Now May Not Be The Time To Be Scared Of Tech ETFs
Among S&P 500 sectors, technology makes for a predictable victim amid escalating trade fears. The export-heavy nature nature of the sector speaks to that as does a month-to-date decline of 4.1% for the iShares U.S. Technology ETF (NYSE:IYW), an exchange traded fund widely known for having one of the larger weights to Apple Inc. (NASDAQ:AAPL).
IYW has a three-year standard deviation of nearly 16%, well above what investors find on standard broad market benchmarks, and while tech has recently been turbulent, now may not be the time to throw in the towel on ETFs like IYW.
“Skeptical investors might reasonably assert that technology firms have already benefited from a multi-year rally, and as a result are not cheap,” said BlackRock in a recent note. “While true, there are several factors favoring the sector, including high profitability and an environment that increasingly favors secular growth.”
Why It's Important
At the sector level, technology is important because it's the largest weight in broad benchmarks like the S&P 500 and with cap-weighted ETFs, such as IYW, the importance is ratcheted up because the fund devotes a third of its weight to market bellwethers Microsoft Corporation (NASDAQ:MSFT) and Apple. While those are quality names that have already popped this year, data suggest tech isn't richly valued relative to historical averages.
“Before addressing that regime, it is important to acknowledge the value argument,” according to BlackRock. “The sector trades at approximately 21.5 times trailing earnings and 20 times forward earnings. Current valuations compare favorably with the long-term average but look elevated relative to the post-crisis norm.”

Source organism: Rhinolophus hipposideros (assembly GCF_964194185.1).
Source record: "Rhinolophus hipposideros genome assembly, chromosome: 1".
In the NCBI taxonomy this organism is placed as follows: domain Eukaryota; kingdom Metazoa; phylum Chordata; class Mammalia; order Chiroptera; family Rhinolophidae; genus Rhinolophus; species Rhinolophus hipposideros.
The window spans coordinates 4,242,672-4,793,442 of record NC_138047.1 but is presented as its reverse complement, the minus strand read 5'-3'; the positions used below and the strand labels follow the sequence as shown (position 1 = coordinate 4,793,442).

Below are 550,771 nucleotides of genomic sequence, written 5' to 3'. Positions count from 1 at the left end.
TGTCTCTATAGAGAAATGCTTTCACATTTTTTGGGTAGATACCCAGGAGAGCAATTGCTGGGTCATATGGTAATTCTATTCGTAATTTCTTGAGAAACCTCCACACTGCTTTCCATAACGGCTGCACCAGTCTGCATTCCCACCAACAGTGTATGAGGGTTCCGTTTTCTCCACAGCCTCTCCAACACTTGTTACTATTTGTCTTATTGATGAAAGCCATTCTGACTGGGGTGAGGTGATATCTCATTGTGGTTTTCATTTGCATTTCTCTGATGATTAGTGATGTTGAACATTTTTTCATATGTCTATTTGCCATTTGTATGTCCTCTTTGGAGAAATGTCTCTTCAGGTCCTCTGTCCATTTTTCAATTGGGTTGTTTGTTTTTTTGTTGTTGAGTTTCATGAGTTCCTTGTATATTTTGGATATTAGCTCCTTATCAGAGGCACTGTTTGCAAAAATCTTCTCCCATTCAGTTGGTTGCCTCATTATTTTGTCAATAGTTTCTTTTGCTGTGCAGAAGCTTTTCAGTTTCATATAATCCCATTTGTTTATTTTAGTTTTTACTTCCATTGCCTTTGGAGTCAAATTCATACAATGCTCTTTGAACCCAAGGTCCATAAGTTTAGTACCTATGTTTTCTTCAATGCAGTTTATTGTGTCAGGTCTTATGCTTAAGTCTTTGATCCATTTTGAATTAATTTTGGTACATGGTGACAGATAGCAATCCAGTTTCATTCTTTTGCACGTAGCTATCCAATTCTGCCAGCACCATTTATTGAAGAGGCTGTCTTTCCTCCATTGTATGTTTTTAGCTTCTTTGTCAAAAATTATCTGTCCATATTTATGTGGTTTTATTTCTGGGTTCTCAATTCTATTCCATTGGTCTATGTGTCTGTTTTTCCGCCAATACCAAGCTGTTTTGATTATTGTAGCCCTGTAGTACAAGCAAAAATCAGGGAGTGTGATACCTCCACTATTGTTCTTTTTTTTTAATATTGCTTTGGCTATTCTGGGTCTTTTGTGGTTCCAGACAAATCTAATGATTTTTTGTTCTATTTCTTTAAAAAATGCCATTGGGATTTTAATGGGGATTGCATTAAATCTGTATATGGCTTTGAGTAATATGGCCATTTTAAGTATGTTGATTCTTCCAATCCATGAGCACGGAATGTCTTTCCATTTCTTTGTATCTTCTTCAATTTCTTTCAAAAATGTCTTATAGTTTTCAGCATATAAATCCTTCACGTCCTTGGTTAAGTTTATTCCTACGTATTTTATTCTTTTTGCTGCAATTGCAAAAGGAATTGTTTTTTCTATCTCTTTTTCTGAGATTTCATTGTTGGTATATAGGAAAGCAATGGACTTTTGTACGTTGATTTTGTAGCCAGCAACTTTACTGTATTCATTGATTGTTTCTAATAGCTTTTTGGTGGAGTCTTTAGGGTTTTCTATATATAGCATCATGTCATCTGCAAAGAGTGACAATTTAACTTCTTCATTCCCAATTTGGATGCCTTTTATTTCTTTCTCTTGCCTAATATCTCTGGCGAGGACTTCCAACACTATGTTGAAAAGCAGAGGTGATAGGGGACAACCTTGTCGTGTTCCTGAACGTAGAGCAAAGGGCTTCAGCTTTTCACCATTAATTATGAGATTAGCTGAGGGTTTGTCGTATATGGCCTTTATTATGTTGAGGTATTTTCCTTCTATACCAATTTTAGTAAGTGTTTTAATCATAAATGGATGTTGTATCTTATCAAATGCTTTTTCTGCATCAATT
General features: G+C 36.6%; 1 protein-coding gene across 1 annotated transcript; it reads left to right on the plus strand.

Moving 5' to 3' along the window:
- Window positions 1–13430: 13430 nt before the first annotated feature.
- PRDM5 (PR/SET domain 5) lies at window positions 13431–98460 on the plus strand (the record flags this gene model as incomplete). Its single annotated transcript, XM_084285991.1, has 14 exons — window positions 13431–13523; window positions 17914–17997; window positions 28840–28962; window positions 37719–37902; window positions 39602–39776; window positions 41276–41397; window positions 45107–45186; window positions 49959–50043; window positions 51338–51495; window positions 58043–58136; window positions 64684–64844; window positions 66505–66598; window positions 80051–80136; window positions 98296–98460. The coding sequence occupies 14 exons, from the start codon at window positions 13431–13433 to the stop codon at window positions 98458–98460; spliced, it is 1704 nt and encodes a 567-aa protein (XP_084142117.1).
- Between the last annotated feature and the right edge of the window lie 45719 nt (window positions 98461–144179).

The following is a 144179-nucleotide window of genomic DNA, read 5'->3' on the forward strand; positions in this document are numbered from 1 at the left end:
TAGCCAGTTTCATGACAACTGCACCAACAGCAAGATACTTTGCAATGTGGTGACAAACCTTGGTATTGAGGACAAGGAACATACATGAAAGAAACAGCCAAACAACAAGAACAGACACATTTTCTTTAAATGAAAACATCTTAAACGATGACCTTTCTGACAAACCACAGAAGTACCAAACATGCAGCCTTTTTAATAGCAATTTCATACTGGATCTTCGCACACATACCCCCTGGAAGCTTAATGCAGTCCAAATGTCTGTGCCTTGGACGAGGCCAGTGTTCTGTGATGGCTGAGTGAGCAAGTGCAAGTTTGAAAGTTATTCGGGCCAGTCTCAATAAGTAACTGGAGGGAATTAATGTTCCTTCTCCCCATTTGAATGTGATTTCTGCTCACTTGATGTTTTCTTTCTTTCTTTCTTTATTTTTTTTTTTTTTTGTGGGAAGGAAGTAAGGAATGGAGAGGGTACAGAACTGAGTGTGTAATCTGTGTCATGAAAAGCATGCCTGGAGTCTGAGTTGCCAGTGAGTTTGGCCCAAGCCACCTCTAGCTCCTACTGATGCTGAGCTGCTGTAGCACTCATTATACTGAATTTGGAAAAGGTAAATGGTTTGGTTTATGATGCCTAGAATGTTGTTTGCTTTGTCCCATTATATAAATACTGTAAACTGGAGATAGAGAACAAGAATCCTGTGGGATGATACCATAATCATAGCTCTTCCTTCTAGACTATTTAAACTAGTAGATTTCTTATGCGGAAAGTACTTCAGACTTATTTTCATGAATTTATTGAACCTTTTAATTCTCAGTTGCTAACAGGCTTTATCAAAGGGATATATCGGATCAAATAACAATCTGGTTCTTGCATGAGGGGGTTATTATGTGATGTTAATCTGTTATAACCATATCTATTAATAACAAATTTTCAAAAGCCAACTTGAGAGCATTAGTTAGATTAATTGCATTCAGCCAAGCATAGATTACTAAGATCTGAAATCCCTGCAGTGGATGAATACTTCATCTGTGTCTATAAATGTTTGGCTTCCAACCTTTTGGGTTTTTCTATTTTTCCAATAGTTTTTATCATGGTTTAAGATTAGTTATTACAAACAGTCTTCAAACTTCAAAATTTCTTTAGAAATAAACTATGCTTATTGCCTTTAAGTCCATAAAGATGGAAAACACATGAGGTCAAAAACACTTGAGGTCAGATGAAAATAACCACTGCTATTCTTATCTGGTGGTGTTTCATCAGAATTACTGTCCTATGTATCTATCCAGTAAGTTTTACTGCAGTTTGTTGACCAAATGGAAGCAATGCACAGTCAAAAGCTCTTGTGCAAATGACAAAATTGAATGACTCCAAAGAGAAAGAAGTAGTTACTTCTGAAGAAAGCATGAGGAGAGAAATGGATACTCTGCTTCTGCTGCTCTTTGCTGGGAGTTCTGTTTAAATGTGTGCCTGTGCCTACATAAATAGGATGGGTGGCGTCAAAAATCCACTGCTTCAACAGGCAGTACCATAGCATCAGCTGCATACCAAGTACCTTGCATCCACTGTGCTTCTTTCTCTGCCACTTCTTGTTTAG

IYW being mostly inline with its historical valuation range is somewhat surprising, if not encouraging, when considering the ETF devotes almost 39% of its weight to software companies, perhaps the priciest corner of the technology space. However, on a relative basis, tech still looks tempting.
“The story is similar when looking at relative value,” according to BlackRock, “The sector trades at a 10-15% premium to the broader market. This is above the post-crisis average of about 4%. That said, it is worth noting that relative value looks more compelling based on other metrics, notably price-to-cash-flow. On this metric the sector’s current relative valuation is below the post-crisis average.”
At a time when quality and metrics, such as return on equity (ROE), are being rewarded, tech looks good because its ROE is well in excess of the broader market's.
“To the extent tech does trade at a modest premium, it is because the sector is much more profitable than the broader market. The current return-on-equity (ROE) is approximately 34%, well above the post-crisis average and 18 percentage points above the broader S&P 500,” according to BlackRock.
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